Jun 06, 2014 I Paul Seaburn

Wearable Submarine to Hunt for Rad Computer

If you had a revolutionary diving suit that could turn you into a submarine capable of diving to a depth of 300 meters and staying there for five hours, would you rather hunt for a 2000-year-old computer or slush through New York City’s sewer system? I thought so.

The Exosuit is a $1.5 million robotic diving suit designed and built by the marine robotic firm Nuytco Research in North Vancouver, Canada, and sold to the civil engineering company J. F. White, which used it to dive to the bottom of New York City's water treatment plants. Boring!

Fortunately, the Woods Hole Oceanographic Institution (WHOI) in Massachusetts is testing this magnificent suit in salt water for a dive in September to an ancient Roman shipwreck off the Greek island of Antikythera in the Aegean Sea where the world's oldest computer – the Antikythera mechanism – was discovered in 1900 and recovered in 1901. It’s believed that a second of these 2,000-year-old computers used by the Greeks for predicting astronomical positions and eclipses may still be down there.


The aluminum alloy Exosuit has articulated joints, giving divers free movement of their arms and legs. An umbilical cable from a mother ship supplies power for diving and ascension thrusters and removes exhaled carbon dioxide from the diver’s air, which allows the diver to stay underwater for 50 hours and ascend immediately without getting decompression sickness, aka “the bends.” Together with the claw-like graspers, LED lights and outboard cameras, the Exosuit is a versatile cross between an underwater robot and a submarine.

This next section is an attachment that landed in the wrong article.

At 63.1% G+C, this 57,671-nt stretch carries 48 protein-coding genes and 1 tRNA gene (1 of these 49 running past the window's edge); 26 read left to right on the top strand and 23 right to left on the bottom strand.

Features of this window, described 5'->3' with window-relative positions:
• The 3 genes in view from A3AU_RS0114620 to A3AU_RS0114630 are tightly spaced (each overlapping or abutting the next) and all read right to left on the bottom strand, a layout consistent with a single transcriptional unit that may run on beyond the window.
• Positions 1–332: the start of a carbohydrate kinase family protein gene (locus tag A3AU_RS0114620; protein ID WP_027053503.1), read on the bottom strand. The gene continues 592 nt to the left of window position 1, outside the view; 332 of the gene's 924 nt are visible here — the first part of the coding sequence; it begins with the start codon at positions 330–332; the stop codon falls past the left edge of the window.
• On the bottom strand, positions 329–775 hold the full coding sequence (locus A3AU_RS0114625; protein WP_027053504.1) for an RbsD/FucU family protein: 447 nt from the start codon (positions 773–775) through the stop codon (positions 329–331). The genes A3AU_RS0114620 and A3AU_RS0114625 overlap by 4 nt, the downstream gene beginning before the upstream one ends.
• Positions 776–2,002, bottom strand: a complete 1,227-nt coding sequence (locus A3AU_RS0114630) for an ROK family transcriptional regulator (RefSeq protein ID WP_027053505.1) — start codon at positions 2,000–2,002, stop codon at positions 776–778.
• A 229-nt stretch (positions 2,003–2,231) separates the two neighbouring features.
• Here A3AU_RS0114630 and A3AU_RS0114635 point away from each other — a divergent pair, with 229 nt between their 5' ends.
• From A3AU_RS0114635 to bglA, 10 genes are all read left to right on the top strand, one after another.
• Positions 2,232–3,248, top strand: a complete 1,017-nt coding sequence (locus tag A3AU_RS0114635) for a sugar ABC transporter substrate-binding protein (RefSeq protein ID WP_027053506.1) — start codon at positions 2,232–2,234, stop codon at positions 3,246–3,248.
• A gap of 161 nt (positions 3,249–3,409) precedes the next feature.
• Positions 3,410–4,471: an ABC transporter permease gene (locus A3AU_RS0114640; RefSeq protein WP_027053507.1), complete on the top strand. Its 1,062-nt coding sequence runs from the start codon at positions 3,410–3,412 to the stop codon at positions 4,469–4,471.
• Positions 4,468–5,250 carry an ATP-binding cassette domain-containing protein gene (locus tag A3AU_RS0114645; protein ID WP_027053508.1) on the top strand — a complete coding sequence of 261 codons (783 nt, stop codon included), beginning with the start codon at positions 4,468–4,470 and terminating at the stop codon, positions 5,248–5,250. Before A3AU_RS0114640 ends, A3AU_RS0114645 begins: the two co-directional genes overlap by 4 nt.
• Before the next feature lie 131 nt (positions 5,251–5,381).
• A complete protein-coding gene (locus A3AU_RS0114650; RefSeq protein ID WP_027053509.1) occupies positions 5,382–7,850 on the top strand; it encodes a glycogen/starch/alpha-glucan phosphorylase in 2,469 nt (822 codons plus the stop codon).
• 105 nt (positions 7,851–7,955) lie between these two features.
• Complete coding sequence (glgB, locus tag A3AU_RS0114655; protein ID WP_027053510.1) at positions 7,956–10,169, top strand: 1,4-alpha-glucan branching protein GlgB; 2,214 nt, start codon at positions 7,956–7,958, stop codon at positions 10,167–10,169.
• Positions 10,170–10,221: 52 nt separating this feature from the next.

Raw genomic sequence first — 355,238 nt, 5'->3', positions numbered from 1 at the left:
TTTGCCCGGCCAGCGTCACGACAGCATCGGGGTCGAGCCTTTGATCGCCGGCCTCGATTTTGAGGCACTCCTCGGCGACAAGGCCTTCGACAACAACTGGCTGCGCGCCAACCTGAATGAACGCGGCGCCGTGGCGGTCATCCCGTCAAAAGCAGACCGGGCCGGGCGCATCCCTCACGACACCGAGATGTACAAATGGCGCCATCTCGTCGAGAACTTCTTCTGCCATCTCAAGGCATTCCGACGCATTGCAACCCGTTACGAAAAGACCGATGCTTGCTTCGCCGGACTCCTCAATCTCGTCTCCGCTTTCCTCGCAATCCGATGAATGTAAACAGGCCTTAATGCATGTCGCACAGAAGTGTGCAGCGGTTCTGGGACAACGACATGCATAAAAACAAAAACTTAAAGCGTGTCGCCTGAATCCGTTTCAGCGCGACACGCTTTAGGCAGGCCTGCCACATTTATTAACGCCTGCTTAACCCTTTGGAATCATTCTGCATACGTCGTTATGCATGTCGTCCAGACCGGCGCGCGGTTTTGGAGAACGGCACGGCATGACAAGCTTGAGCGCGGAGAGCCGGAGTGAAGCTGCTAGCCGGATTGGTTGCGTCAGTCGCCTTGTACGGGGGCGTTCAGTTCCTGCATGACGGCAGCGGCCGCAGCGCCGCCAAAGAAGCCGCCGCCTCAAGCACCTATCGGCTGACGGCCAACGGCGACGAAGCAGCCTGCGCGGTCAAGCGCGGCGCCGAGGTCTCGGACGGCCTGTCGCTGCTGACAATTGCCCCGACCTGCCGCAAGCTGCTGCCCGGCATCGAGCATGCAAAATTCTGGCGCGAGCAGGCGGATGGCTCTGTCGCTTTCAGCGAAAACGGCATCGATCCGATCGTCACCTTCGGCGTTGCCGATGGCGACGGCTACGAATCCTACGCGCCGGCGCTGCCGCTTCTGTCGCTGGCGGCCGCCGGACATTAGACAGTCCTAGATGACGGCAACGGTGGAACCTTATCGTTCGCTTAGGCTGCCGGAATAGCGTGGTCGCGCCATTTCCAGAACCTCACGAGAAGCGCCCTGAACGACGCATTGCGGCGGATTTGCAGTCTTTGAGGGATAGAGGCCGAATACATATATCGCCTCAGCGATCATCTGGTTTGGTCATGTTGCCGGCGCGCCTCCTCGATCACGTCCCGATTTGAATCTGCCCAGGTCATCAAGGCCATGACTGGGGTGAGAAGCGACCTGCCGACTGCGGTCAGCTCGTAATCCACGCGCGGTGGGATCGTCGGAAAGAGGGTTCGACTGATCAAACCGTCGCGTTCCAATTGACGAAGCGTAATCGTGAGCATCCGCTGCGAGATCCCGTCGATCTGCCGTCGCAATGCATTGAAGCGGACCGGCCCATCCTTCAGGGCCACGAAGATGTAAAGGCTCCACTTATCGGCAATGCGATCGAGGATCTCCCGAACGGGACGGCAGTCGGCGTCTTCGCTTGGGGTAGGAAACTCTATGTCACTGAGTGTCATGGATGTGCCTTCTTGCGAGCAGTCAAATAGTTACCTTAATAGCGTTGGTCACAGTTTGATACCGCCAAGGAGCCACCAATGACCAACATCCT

The Exosuit is needed for this recovery because the Antikythera wreck is at a depth of 120 meters and the ancient relics are fragile. The Greek sponge fishermen who originally found it could stay down for only five minutes and Jacques Cousteau, who explored it in 1976, feared his vacuum recovery system would cause too much damage.

Before heading to Greece in September, the suit will be tested in July off the coast of Rhode Island by a team from the American Museum of Natural History looking for bioluminescent organisms.

Tony Stark must be so proud.

Paul Seaburn

Paul Seaburn is the editor at Mysterious Universe and its most prolific writer. He’s written for TV shows such as "The Tonight Show", "Politically Incorrect" and an award-winning children’s program. He's been published in “The New York Times" and "Huffington Post” and has co-authored numerous collections of trivia, puzzles and humor. His “What in the World!” podcast is a fun look at the latest weird and paranormal news, strange sports stories and odd trivia. Paul likes to add a bit of humor to each MU post he crafts. After all, the mysterious doesn't always have to be serious.

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